Arnold Schwarzenegger was in the midst of making a big-screen comeback and was set to reprise some of his most famous action hero roles. But now that he's split from his wife, Maria Shriver, and admitted to fathering a child out of wedlock who he kept secret for more than a decade, he's putting that comeback on hold.
Just last month, Schwarzenegger was in Cannes promoting his new animated TV show: "The Governator." Schwarzenegger was also set to star in three big-budget films, including two new "Terminator" installments.
But now, CBS News National Correspondent Ben Tracy reports, that's all on hold.
In a statement Thursday, Schwarzenegger's entertainment lawyer, Patrick Knapp said, "Governor Schwarzenegger is focusing on personal matters and is not willing to commit to any production schedules or timelines. We will resume discussions when Governor Schwarzenegger decides."
On "The Early Show" Friday, Tracy noted those personal matters are now very public. This week, Schwarzenegger admitted to fathering a child 13 years ago with his long-time housekeeper and keeping it secret. Shriver, his wife of 25 years, left him and hired a high-powered divorce lawyer.
Mike Fleeman, West Coast editor of People magazine, told CBS News, "A week ago, I would have said it was a near certainty that he was going to be 'The Terminator' again. But now, his action hero career is in serious jeopardy."
Yet others say Schwarzenegger, whose movies have grossed $1.6 billion in the U.S. alone, is too big a draw to stay away for long.
Ted Johnson, deputy editor of Variety magazine, said, "I don't doubt that Schwarzenegger will try a comeback. This is a very determined figure."
Hollywood publicist Michael Levine seemed to agree with that stance on "The Early Show," telling co-anchor Chris Wragge, "History has not been kind to people who have written off Arnold Schwarzenegger in the past. I think his political career is largely over. But I wouldn't write him off."
Levine said Schwarzenegger's move to put his entertainment career on hold is a step in the right direction.
"If I were advising him I would have given exactly the same advice," he said. "It reminds me a little bit of what Tiger Woods did, of course, when he stopped playing golf. I think it creates a context in which it is perceived as very serious by the governor. And it shapes a new story that he is really serious about getting this part of his life behind him."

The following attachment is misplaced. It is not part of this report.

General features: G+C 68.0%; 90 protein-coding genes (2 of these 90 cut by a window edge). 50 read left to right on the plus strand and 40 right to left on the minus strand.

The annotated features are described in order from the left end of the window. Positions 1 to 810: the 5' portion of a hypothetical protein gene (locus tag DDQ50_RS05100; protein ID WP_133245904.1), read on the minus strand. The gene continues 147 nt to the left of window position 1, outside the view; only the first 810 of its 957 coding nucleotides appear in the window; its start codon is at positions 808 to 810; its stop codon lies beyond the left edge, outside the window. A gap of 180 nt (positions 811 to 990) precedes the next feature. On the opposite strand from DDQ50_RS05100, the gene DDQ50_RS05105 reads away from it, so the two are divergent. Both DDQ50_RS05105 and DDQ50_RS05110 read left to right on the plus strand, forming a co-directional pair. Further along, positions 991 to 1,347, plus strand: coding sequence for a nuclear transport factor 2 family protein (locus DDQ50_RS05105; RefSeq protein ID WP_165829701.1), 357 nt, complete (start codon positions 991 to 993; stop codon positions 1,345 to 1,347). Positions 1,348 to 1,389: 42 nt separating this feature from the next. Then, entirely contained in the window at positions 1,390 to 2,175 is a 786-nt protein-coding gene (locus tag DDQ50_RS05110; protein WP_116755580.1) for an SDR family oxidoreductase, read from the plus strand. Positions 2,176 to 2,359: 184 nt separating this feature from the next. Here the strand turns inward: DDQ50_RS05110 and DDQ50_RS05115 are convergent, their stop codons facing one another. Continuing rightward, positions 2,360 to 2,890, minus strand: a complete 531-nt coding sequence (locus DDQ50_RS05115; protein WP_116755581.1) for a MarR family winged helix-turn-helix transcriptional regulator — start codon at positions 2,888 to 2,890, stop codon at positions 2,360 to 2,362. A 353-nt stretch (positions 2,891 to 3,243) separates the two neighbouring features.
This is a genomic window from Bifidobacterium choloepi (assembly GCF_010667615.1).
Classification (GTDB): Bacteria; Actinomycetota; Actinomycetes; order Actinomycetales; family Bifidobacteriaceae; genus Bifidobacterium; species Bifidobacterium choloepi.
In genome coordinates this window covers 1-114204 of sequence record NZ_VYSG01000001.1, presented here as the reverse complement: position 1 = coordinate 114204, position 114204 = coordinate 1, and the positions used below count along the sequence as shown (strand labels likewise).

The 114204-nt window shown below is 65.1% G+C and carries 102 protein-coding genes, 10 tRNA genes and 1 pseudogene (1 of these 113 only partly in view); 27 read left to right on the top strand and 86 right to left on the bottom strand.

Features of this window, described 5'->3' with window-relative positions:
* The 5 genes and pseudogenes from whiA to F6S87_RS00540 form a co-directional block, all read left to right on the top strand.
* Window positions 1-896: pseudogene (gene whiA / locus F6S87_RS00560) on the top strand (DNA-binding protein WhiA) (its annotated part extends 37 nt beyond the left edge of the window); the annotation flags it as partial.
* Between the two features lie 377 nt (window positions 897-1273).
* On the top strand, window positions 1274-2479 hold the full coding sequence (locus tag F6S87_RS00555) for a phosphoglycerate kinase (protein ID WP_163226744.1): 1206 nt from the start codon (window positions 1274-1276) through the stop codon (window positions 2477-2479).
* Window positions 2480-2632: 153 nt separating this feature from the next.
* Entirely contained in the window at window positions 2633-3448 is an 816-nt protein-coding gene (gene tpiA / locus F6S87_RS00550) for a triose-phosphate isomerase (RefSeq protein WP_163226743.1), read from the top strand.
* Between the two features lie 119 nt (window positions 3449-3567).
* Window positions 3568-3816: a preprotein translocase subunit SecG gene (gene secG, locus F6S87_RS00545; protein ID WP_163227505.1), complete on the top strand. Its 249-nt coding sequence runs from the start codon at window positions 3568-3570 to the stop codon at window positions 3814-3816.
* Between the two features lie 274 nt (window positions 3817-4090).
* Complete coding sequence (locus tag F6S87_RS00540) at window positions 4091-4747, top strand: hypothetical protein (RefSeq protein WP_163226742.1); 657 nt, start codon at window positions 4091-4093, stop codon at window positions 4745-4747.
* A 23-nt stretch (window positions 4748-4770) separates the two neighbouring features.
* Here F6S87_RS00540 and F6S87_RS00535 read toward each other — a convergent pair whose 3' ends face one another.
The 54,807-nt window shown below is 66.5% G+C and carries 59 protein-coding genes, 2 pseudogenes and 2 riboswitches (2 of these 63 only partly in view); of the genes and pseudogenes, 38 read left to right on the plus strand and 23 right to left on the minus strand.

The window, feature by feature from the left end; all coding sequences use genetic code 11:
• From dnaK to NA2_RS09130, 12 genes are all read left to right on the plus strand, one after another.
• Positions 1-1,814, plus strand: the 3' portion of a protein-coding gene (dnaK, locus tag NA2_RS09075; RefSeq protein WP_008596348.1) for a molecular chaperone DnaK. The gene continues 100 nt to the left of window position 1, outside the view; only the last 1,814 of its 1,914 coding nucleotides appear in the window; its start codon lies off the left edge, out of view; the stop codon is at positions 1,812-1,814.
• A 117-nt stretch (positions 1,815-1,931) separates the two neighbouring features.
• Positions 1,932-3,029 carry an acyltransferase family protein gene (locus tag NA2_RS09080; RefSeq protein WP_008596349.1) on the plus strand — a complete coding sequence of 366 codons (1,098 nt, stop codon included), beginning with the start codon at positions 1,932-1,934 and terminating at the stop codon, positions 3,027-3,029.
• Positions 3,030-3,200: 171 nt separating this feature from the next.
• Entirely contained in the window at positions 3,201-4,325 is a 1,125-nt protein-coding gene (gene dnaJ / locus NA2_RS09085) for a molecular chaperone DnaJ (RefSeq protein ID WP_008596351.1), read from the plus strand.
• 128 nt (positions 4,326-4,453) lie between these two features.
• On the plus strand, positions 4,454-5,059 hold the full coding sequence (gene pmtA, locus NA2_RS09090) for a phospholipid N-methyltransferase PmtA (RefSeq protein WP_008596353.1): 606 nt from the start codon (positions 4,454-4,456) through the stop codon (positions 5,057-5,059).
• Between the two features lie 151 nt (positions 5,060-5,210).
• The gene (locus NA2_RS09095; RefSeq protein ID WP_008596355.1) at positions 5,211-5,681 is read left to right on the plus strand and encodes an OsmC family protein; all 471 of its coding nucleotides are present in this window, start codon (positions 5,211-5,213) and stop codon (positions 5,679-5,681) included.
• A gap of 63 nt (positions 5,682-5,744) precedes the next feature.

He continued, "He did exactly the right thing by pulling out of his current movie projects. I think it's very important to create a feeling that this is not just run-of-the-mill problem but, in fact, he takes it exceedingly seriously. And I think that was a very good first step. This is going to be a long walk up a steep hill."
Levine said it's likely many people were involved in making the decision for the star to take a break from his entertainment projects.
"I've represented 58 Academy Award winners and I can tell you that, when you're at that level of success, nobody makes decisions alone," Levine said. "You have a great deal of help."
In terms of audience for his future projects, Levine said Schwarzenegger's bottom line may be affected by the scandal.
"The last time I went to a movie theater there were a whole bunch of people sitting in there, and about half of them were women. And I'm not sure this is a big crowd-pleaser with that audience. You know, when I think back to Woody Allen's episode of 1992, I'm sure that, though he, Woody Allen, has a very successful career, I'm sure he's lost some part of his audience base over time."
Levine was referring to the episode in which Woody Allen divorced Mia Farrow and married her adopted daughter (his stepdaughter), Soon-Yi Previn. The affair was revealed when Farrow discovered nude photos of her daughter in Allen's apartment.
This scandal, Levine said, is unique in comparison to other recent headline-making stories, such as Mel Gibson's relationship fireworks.
"It's almost Shakespearean in the depth of the tragedy, politics and movie stars. All kinds of dynamics to it. So, you know, it's kind of John Edwards meets Hollywood. There's so many aspects to it. That it makes prophesy dubious business."
So when will Schwarzenegger come back in the public eye and be seen on the big screen again?
Levine said, "Well, that depends whether or not there's more, I mean, additional stories that come out."